By Jean Lane
Editor Hank Corwin is no stranger to receiving accolades for his work — he has been recognized by the ACE, the Los Angeles Film Critics Society and the AICE — but this year he is nominated for the granddaddy of awards: the Best Editing Oscar for The Big Short.
Corwin has a diverse resume, having worked with Terrence Malick on The Tree of Life and The New World, Robert Redford on The Legend of Bagger Vance and Oliver Stone on Natural Born Killers, Uturn and Nixon. He also owns Lost Planet, a commercial editorial shop that has offices in Los Angeles and New York, where he keeps his hand in spot work and music videos.
Hank and I have a history together in the commercial world — once upon a time I worked for Lost Planet in New York as head producer — so after many years out of touch, we caught up about life, editing and the complex story of The Big Short, the Oscar-nominated film directed by Adam McKay (Anchorman, Step Brothers).
Congratulations on the Oscar nomination, your first! Are you planning to attend the ceremony?
I think my wife Nancy would kill me if we don’t go. I’ve toyed with not attending, just to see how she would react, but yes I plan on attending.
Had you worked with Adam McKay before?
Never. He had already started shooting and my agent contacted me about the film. They sent me the script and it was exquisite. It’s an adaptation of the Michael Lewis book and it’s heady stuff, which I didn’t understand completely, but I saw it as a wonderful challenge.
What is Adam’s style of working? Was there a lot of improvisation on set?
He does come from an improv place and that world. What he would do, unlike many directors I’ve worked with, was first he would get the coverage he needed from the script and then he would allow his actors to start improvising. He would throw out new lines and new scenarios and have them riff off those. I would get loads and loads of footage, which I was able to use. I was able to use the mistakes as well as the scripted stuff.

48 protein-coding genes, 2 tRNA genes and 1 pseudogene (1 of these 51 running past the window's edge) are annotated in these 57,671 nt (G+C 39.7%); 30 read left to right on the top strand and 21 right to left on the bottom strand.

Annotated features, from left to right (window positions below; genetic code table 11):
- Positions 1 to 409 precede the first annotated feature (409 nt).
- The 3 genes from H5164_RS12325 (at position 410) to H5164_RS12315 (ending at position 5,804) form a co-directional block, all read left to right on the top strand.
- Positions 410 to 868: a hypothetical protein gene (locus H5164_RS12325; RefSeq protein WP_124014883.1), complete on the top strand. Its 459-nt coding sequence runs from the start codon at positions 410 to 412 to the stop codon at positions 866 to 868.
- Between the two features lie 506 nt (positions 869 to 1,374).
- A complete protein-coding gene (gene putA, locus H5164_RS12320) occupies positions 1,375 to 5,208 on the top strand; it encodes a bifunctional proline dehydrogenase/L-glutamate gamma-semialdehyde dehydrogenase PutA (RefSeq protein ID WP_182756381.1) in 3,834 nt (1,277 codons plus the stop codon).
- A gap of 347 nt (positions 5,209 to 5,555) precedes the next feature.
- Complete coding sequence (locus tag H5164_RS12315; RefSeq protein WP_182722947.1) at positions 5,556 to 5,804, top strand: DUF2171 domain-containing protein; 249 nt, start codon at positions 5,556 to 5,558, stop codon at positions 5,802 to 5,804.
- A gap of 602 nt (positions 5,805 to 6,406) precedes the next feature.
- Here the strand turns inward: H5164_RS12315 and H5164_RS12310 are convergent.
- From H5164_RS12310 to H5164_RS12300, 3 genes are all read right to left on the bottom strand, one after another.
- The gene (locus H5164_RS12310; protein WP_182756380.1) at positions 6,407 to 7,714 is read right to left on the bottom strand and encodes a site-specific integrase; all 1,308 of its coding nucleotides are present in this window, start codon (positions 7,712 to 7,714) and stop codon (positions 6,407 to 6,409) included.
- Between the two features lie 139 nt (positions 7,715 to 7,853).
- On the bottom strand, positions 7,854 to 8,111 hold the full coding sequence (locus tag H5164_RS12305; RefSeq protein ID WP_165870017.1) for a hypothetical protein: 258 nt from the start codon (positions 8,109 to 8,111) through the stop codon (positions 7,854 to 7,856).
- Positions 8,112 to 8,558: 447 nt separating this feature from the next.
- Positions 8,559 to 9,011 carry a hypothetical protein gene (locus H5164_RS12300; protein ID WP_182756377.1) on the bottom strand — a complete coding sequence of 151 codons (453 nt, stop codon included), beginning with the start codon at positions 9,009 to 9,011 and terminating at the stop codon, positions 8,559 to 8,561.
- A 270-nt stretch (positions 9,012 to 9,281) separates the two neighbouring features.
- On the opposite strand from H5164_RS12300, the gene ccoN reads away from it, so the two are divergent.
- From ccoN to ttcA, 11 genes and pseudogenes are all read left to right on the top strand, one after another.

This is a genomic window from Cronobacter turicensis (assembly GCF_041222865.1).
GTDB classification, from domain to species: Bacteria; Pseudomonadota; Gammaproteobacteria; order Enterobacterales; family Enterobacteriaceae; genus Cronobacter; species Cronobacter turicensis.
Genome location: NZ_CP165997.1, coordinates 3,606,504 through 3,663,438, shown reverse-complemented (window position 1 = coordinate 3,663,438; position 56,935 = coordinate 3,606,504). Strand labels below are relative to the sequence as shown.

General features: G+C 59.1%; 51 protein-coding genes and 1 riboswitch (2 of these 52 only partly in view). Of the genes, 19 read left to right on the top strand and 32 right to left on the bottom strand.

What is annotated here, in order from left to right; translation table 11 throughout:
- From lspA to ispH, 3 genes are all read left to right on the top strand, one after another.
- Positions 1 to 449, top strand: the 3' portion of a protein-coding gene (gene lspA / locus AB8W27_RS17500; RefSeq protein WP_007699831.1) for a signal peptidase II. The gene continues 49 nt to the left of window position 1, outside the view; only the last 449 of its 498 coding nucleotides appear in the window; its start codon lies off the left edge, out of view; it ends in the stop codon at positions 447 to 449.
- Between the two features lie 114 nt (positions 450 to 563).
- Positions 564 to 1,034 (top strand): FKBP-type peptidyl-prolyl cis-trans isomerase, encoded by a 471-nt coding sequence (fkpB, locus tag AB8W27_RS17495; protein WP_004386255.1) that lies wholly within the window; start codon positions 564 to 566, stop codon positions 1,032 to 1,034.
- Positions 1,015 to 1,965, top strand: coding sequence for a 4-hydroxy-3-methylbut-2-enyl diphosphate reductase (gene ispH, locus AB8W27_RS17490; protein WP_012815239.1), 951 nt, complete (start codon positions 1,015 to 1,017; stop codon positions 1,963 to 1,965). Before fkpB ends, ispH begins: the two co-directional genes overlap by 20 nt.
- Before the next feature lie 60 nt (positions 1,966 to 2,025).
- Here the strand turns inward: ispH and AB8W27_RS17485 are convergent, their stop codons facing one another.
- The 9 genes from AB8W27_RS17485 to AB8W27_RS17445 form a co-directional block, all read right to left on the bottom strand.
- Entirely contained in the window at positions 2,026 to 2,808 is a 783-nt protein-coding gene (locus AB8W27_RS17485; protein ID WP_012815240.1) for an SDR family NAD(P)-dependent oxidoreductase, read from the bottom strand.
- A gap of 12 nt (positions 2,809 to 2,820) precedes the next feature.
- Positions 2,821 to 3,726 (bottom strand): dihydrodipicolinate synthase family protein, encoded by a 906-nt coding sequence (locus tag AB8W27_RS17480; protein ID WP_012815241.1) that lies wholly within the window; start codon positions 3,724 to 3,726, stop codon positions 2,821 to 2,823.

Were you on set during the shoot or near set?
Adam was five or six weeks into the shoot when I came in. I had a commercial job in Prague, so I flew into New Orleans to meet him for the day. I think he wanted to make sure I had two hands and two eyes. He made reference to the Michael Winterbottom movie called 24 Hour Party People, which had some similarities to breaking the fourth wall. He wanted me to see it, which showed me that he was really open to trying new stuff. The most important thing with a director and an editor is the trust and feelings of safety in the relationship. The director ultimately has to trust the editor, and the editor has to feel safe to try things without worrying about getting fired.
I try things and sometimes directors don’t like them. I was very fortunate that I tried stuff and Adam liked it. We talked through the stuff he wasn’t happy with and it became a very musical relationship, like we were playing jazz. He would play one instrument and I’d play the other.
That’s a great analogy. So how did you tackle this multi-character, multi-story film?